Alcohol and Advertising: Selling Alcoholism
Dr. Jaynee Cadrez
More and more, professional sports franchises are creating "family sections" within the seating charts of their arenas and stadiums. The idea is that no one will be allowed to consume alcohol within these sections, thus negating any exposure children in the seats will have to alcohol consumption. The drunken "right field rowdies" will stay in right field, safely removed from young children there to watch the game with their parents.
In theory, this is a wonderful plan and a great way to encourage family outings to professional sporting activities. No longer do parents have to worry that their young children will be exposed to profanity and obscene gestures from inebriated neighboring fans. Sports franchises are attempting to aid parents in reducing the contact children have with alcohol at these events. They recognize that children are exposed to an alarming rate of ever-expanding media messages centered on alcohol and the messages are dangerous.
However, in practice, simply because children are not exposed to the actual consumption of alcohol does not mean that they are not exposed to alcohol-related messaging and potential alcoholism. Case in point: while the other fans in the family sections are not actively drinking, there are still countless billboards in the stadium touting various brands of beer. Even within the confines of home, children watching sporting events are bombarded with commercials selling beer during every break in the action. Just because mom and dad may not be drinking in front of their child there is no guarantee that they are not rapidly learning to associate intoxication with fun and that to celebrate it's accepted, if not required, to consume alcohol.
A study by Georgetown University concluded that young people are 170 times more likely to see an advertisement promoting alcohol than a message discouraging drunk driving. According to the same study, children are 93 times more likely to see such ads than ads stressing the importance of abstinence. The alcohol industry spends over $800 million annually to promote their beverages - both in your home, at the ballpark and on the roadways to and from each.
Alcohol abuse is the leading drug abused among America's youth, far and away. Youth alcohol-related deaths are on the rise, despite a decline in the number of young people reported to be drinking. Alcohol is not only closely linked to automobile accidents among young people, but also to suicides and homicides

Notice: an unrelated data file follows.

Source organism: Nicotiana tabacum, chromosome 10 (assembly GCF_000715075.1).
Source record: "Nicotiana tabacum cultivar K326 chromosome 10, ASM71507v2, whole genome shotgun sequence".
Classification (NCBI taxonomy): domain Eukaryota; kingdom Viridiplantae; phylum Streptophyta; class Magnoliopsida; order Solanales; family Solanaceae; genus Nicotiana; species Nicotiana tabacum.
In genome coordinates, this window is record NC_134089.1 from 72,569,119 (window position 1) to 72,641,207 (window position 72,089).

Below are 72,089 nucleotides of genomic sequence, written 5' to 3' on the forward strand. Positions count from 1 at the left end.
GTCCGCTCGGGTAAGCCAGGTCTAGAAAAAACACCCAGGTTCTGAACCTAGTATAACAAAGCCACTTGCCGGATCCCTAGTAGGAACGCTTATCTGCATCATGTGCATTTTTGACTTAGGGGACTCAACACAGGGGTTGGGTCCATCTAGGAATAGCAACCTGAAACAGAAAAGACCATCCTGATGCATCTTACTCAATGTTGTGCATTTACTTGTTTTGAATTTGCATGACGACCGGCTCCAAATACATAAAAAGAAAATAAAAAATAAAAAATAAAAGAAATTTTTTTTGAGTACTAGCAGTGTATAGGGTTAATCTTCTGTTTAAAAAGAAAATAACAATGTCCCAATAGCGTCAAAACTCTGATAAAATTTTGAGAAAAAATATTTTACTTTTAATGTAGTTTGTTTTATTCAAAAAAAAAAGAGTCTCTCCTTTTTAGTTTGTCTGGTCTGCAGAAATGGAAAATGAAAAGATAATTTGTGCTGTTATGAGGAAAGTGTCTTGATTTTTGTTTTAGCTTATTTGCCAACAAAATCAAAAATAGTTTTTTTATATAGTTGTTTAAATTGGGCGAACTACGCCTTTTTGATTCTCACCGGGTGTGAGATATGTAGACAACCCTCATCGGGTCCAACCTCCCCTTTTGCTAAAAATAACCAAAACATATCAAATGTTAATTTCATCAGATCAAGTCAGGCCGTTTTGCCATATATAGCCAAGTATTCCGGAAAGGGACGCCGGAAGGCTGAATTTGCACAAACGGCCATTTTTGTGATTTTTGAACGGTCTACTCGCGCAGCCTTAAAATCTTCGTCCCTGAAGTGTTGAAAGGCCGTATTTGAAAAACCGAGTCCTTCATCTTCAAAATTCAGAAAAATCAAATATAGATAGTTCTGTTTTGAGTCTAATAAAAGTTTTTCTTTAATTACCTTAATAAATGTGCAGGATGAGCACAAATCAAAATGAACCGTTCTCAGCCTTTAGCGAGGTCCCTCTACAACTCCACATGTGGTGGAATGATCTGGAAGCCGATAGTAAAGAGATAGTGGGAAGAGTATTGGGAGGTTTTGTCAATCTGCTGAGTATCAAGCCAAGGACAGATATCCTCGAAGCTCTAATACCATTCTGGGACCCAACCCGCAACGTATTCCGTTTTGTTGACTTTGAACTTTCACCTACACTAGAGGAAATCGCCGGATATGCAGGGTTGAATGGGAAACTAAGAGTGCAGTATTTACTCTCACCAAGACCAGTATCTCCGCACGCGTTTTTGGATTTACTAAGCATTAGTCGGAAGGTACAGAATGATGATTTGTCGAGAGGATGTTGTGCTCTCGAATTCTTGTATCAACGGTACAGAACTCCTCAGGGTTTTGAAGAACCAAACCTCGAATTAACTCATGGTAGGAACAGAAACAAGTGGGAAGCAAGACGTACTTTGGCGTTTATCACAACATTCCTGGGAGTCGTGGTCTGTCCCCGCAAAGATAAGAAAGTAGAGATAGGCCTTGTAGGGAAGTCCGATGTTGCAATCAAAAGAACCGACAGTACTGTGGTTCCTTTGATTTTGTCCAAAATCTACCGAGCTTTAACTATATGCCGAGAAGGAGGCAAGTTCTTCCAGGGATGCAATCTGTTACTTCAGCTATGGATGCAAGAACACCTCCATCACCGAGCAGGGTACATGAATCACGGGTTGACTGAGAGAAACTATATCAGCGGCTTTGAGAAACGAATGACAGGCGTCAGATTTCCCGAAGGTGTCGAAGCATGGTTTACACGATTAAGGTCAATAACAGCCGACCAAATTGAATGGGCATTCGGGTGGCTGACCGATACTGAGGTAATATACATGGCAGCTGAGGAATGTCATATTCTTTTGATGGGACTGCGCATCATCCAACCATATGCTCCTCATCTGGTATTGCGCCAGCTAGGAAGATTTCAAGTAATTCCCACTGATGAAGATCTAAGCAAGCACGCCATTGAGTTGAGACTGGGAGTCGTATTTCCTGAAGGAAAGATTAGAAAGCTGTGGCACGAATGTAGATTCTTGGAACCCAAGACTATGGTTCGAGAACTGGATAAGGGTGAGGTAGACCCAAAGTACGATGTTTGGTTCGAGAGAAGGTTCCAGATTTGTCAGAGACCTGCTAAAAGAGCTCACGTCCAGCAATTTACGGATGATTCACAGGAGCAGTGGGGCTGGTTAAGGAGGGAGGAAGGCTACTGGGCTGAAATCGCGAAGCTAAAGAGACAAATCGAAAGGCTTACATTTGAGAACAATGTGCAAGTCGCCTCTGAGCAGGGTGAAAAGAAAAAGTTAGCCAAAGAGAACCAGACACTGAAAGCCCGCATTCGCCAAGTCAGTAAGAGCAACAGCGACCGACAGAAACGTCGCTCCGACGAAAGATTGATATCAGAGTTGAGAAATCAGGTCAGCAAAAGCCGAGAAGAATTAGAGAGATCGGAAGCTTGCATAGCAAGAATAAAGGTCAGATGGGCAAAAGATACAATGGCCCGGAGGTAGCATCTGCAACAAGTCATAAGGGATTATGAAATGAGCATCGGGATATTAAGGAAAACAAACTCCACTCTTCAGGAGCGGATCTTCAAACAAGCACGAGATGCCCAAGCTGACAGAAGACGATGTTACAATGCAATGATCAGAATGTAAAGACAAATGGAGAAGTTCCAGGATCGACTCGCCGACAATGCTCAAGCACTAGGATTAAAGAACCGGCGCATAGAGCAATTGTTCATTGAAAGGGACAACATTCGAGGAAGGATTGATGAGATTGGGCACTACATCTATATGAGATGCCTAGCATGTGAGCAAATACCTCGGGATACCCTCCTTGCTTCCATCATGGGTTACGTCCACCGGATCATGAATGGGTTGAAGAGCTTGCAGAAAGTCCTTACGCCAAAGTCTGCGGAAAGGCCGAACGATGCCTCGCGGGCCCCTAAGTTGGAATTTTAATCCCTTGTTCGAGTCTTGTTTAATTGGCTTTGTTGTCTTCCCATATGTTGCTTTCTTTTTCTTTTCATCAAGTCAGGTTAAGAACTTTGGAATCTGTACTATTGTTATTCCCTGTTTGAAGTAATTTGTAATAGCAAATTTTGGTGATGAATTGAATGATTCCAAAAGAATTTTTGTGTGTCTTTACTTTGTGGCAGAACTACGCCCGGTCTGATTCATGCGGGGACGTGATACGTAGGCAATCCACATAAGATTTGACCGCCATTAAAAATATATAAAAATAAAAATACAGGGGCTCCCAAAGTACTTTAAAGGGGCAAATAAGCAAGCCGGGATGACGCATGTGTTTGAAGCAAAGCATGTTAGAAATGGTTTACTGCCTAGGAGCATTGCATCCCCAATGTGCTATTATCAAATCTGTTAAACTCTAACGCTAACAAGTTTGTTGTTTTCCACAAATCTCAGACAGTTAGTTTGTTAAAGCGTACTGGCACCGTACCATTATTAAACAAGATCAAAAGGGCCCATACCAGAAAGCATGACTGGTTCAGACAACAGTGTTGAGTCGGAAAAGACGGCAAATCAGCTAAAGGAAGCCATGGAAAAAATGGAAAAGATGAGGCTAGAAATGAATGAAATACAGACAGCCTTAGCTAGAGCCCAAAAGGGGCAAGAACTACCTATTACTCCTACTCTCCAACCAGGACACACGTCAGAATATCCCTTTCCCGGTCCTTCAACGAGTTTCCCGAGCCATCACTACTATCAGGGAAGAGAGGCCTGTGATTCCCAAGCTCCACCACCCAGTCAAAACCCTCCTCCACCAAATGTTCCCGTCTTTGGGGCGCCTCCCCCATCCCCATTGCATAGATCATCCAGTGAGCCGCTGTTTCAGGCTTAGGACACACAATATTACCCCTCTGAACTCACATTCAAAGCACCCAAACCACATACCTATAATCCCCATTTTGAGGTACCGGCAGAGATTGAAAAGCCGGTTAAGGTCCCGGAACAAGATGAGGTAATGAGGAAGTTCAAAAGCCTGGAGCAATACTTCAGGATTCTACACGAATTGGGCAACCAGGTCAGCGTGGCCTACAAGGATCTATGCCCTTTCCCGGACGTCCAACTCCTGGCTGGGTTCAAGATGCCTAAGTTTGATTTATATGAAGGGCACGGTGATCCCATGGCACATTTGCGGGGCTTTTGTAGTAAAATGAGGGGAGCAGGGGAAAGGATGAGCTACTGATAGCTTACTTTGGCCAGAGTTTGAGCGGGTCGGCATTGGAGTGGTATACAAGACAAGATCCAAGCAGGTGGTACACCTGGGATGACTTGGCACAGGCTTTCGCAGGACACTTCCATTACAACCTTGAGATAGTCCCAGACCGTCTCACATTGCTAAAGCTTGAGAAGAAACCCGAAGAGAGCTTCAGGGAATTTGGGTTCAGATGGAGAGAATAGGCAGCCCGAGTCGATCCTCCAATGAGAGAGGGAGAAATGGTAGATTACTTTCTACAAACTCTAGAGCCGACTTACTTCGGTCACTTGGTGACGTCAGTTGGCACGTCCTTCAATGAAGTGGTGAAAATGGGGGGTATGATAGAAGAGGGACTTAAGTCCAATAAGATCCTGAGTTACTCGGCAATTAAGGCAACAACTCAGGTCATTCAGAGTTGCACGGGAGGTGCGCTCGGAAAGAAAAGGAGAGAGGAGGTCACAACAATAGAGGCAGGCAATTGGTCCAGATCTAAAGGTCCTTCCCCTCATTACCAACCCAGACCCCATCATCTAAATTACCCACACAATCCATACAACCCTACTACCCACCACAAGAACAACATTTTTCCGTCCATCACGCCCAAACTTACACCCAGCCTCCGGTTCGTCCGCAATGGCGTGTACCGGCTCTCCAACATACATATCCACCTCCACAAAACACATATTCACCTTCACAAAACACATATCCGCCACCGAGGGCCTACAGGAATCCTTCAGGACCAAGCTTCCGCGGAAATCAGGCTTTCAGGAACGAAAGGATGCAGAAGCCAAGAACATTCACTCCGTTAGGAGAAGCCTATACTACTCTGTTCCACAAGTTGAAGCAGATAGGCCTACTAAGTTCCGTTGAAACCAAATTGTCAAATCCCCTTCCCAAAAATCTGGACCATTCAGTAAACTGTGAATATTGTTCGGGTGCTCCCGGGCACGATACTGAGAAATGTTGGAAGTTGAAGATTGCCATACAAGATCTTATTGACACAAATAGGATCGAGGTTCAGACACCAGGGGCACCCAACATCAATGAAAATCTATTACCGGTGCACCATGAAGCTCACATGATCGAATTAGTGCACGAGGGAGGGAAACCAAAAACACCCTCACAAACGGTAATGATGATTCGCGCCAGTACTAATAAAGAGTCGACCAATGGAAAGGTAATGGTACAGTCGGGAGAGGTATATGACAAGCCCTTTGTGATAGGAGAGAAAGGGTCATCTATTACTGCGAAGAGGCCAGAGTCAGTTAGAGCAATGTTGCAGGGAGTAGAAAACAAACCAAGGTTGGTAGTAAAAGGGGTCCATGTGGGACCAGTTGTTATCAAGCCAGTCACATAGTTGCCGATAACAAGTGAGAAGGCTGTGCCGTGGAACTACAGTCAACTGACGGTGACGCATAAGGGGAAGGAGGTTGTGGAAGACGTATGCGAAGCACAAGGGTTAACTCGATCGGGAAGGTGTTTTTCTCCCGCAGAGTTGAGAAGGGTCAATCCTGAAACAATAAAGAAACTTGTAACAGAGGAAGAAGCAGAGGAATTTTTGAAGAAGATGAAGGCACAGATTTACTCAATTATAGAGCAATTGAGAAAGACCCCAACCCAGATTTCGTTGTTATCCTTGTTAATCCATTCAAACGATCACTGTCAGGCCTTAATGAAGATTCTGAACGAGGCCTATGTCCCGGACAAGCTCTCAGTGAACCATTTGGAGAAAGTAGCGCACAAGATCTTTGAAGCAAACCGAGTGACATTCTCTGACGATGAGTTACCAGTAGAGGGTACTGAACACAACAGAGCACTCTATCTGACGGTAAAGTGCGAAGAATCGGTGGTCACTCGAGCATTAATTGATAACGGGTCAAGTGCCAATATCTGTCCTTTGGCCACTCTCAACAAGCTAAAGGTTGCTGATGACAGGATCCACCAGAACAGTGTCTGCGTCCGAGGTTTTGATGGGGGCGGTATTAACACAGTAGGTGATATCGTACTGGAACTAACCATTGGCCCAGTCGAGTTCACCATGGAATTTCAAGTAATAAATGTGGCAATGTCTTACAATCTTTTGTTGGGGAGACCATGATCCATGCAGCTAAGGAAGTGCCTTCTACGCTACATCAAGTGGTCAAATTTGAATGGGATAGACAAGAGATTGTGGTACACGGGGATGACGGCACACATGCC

Sadly, alcoholism is glamorized in American culture. It is seen as a social lubricant, or as a method for simply taking the edge off of a difficult week. Children absorb this from an astoundingly early age. No, alcohol-related ads are not run during children's programming. But the billboards are there on the way to school. The signs and sponsorships hang in the basketball arena. Even a 5-year old can probably sing you the jingle for your favorite beer, or at the very least quote the newest catch-phrase popularized by the latest Super Bowl ad. Alcoholism runs in families so we need to be aware of the subtle messages.
There is no shortage of pressure to drink in a person's life - be it from friends, family, role models or the media. Before too long, a young person has heard nothing else and knows no different. The message is alcohol gives you confidence, makes you look cool and gets you the pretty girls. They are spoon-fed this from the media as soon as they are old enough to hear it with little to contradict the message and show the real damaged caused by alcoholism.
At some point, parents must choose to run interference and intercept these messages. But even parents are powerless against corporate juggernauts that power our television programming, sporting events and rock concerts. The messages need to start at home and that is why Cirque Lodge offers a family week where alcoholism can be addressed in a safe environment. We offer professional baby sitting services to accommodate most situation. A lot of healing takes place in the family in a short time and the experience can be life altering for everyone.
There is no way to completely shield your children, spouse or friends who may be susceptible to these messages. Our world is inundated with calls to drink and be a part of the crowd. The key is learning to filter them - to understand what their real motivation is. Only then are we left with the ability to empower ourselves, address alcoholism and make healthy decisions regarding ourselves and our families.